ABSTRACT: Cardiac arrhythmias include problems with impulse formation and/or conduction abnormalities. Zebrafish (Danio rerio) is an emerging model system for studying the cardiac conduction system. However, real-time recording of the electrocardiogram remains a challenge. In the present study, we assessed the feasibility of recording electrical cardiogram (ECG) signals from the zebrafish larvae using the micropipette electrodes, and demonstrated the dynamic changes in ECG signals and their sensitivity to Amiodarone during the developmental stages. We observed that ECG signals revealed P waves and QRS complexes at 7 days postfertilization (dpf). T waves started to develop at 14 dpf. Distinct P waves, QRS complexes, and T waves were similar to those of adult zebrafish at 35 dpf, accompanied by a statistically significant decrease in QRS intervals (from 256 ± 16 ms at 7 dpf to 54 ± 6 ms, p < 0.01, n = 5). In response to Amiodarone, ECG signals showed QRS prolongation from 7 to 35 dpf (p < 0.05, n = 5). Hence, micropipette electrodes can be applied to detect evolving ECG signals from the developing zebrafish larvae, thus providing a noninvasive and nonparalyzing approach to investigate cardiac conduction phenotypes in response to genetic, epigenetic, or pharmacologic perturbation.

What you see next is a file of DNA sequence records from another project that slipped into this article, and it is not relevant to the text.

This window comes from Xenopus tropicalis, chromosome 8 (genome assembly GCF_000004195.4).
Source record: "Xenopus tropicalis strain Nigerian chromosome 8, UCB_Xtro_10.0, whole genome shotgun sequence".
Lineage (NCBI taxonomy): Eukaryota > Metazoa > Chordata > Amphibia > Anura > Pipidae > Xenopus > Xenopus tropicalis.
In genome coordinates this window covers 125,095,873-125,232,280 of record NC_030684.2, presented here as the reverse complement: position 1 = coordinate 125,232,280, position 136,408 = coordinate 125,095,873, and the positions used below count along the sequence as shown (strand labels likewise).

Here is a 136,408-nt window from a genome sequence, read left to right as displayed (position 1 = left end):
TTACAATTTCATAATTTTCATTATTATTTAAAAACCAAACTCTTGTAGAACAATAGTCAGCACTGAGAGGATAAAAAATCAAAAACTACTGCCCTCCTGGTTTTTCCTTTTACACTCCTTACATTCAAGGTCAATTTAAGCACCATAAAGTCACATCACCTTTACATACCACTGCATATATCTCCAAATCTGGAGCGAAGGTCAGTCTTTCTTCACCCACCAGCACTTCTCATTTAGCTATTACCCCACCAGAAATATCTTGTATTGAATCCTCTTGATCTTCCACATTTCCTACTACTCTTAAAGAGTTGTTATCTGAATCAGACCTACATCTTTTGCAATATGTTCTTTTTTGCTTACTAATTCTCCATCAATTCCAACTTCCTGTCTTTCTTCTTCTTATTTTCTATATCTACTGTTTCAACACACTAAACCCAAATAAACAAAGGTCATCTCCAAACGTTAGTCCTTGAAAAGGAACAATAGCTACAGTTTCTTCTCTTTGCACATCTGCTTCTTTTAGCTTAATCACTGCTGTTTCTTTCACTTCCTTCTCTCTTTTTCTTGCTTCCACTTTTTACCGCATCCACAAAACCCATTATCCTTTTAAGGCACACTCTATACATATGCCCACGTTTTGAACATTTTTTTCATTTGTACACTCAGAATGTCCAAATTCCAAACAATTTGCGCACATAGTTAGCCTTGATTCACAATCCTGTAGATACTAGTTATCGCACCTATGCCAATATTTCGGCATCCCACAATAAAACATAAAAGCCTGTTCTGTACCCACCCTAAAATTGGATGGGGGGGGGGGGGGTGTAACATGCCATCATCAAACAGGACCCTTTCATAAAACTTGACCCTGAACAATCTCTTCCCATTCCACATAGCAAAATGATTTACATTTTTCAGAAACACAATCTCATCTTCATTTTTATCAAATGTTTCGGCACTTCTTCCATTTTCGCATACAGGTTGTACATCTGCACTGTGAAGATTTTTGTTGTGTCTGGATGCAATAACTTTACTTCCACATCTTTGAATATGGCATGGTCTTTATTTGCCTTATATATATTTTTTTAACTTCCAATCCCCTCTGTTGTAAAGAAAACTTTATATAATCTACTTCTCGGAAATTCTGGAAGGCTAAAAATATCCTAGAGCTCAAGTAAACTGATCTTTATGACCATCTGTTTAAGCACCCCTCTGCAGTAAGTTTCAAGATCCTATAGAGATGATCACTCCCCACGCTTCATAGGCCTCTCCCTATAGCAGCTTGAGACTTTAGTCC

Zebrafish 10/2010; 7(4):325-31. · 3.08 Impact Factor